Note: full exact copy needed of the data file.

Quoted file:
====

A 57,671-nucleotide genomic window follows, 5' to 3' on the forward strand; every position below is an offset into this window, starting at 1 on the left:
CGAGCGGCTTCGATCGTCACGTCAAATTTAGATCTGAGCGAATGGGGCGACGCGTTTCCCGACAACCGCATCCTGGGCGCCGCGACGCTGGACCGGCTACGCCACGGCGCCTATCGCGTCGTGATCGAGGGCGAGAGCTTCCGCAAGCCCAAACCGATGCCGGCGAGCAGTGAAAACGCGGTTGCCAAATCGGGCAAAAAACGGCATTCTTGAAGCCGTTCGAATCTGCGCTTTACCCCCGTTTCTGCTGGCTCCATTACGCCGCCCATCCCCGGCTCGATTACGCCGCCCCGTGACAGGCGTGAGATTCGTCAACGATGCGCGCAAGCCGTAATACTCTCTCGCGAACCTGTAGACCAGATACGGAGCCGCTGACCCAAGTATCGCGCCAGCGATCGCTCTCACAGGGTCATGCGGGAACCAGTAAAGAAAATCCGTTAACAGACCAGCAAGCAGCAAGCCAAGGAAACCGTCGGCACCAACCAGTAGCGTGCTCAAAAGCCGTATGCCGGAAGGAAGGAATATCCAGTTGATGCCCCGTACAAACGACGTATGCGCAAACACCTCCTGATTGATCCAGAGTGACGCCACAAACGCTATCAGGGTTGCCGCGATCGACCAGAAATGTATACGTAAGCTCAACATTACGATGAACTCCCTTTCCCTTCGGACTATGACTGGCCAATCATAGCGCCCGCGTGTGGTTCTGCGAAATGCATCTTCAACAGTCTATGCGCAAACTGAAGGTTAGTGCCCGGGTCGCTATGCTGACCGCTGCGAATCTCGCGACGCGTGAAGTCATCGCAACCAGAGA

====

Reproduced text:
A 57,671-nucleotide genomic window follows, 5' to 3' on the forward strand; every position below is an offset into this window, starting at 1 on the left:
CGAGCGGCTTCGATCGTCACGTCAAATTTAGATCTGAGCGAATGGGGCGACGCGTTTCCCGACAACCGCATCCTGGGCGCCGCGACGCTGGACCGGCTACGCCACGGCGCCTATCGCGTCGTGATCGAGGGCGAGAGCTTCCGCAAGCCCAAACCGATGCCGGCGAGCAGTGAAAACGCGGTTGCCAAATCGGGCAAAAAACGGCATTCTTGAAGCCGTTCGAATCTGCGCTTTACCCCCGTTTCTGCTGGCTCCATTACGCCGCCCATCCCCGGCTCGATTACGCCGCCCCGTGACAGGCGTGAGATTCGTCAACGATGCGCGCAAGCCGTAATACTCTCTCGCGAACCTGTAGACCAGATACGGAGCCGCTGACCCAAGTATCGCGCCAGCGATCGCTCTCACAGGGTCATGCGGGAACCAGTAAAGAAAATCCGTTAACAGACCAGCAAGCAGCAAGCCAAGGAAACCGTCGGCACCAACCAGTAGCGTGCTCAAAAGCCGTATGCCGGAAGGAAGGAATATCCAGTTGATGCCCCGTACAAACGACGTATGCGCAAACACCTCCTGATTGATCCAGAGTGACGCCACAAACGCTATCAGGGTTGCCGCGATCGACCAGAAATGTATACGTAAGCTCAACATTACGATGAACTCCCTTTCCCTTCGGACTATGACTGGCCAATCATAGCGCCCGCGTGTGGTTCTGCGAAATGCATCTTCAACAGTCTATGCGCAAACTGAAGGTTAGTGCCCGGGTCGCTATGCTGACCGCTGCGAATCTCGCGACGCGTGAAGTCATCGCAACCAGAGA